I remember years ago when making this cake I never called it a Genoise but a light sponge cake. I did not know the fancy french names back then, but I'm learning.
What I like best about this cake is that it is light both in texture and flavor. That is why it is often used in combination with fruit and whipped cream. You could serve it on it's own with a fruit sauce for a light dessert too.
Now, this is not a difficult cake to make, but if you do not use the right technique, you might not get the desired results. The leavening agent in this cake is the eggs as there is not baking powder. The flour and butter used is much less then in a regular sponge cake.
It is usually douched with a simple syrup or fruit syrup before decorating.
One 8" round cake or two 8" rounds...
320 grams Eggs (5 large eggs or 6 small eggs)
150 grams or 2/3 cup - white granulated sugar
150 grams or 2/3 cup melted butter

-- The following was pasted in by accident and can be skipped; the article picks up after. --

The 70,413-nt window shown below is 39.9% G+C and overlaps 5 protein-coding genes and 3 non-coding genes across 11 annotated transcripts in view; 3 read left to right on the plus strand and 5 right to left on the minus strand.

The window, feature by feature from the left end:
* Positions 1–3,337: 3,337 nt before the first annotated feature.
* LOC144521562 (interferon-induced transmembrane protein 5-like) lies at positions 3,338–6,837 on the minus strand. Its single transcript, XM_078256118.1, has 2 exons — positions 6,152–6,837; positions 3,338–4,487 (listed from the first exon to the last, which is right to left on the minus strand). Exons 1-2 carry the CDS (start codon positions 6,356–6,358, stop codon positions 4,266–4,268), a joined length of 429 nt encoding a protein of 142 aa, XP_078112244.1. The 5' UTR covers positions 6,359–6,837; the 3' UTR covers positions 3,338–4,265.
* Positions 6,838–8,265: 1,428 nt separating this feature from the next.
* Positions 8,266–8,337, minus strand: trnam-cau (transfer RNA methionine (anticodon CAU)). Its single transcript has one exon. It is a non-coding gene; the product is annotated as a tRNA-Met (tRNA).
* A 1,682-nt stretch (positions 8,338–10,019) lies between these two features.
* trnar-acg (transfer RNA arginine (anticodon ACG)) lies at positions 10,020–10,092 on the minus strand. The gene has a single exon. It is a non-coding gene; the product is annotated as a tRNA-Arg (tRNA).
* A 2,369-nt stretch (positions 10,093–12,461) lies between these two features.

100 grams or 1 cup Cake flour
50 grams or 1/2 cup - Corn flour
2 tsp Vanilla extract
Pinch of salt.
Temperature plays a very important role in this cake batter.
Have all your ingredients at room temperature.
I place the eggs in warm water for 5 minutes so they are warm and whip more fluffy.
Melt the butter and keep it warm
Sift the flour and cornflour once now (and again when you incorporate into the batter)
Today, I bought eggs that say medium but to me they look small!
Here you see I have 340 grams. I will minus one egg yolk from this to make 320 grams.
Do not stir but fold the batter.
Sounds complicated but it is not.
Make sure you have all the flour incorporated into the batter before you add the butter or else you will have flour pockets into the finished cake.
Unlike other cakes - it is best to take these cakes out of the pan as soon as they are out of the oven or else they tend to sink.
I will be posting a step by step for this on my food blog A Homemade Chef , don't forget to check it.
Thanks for stopping by.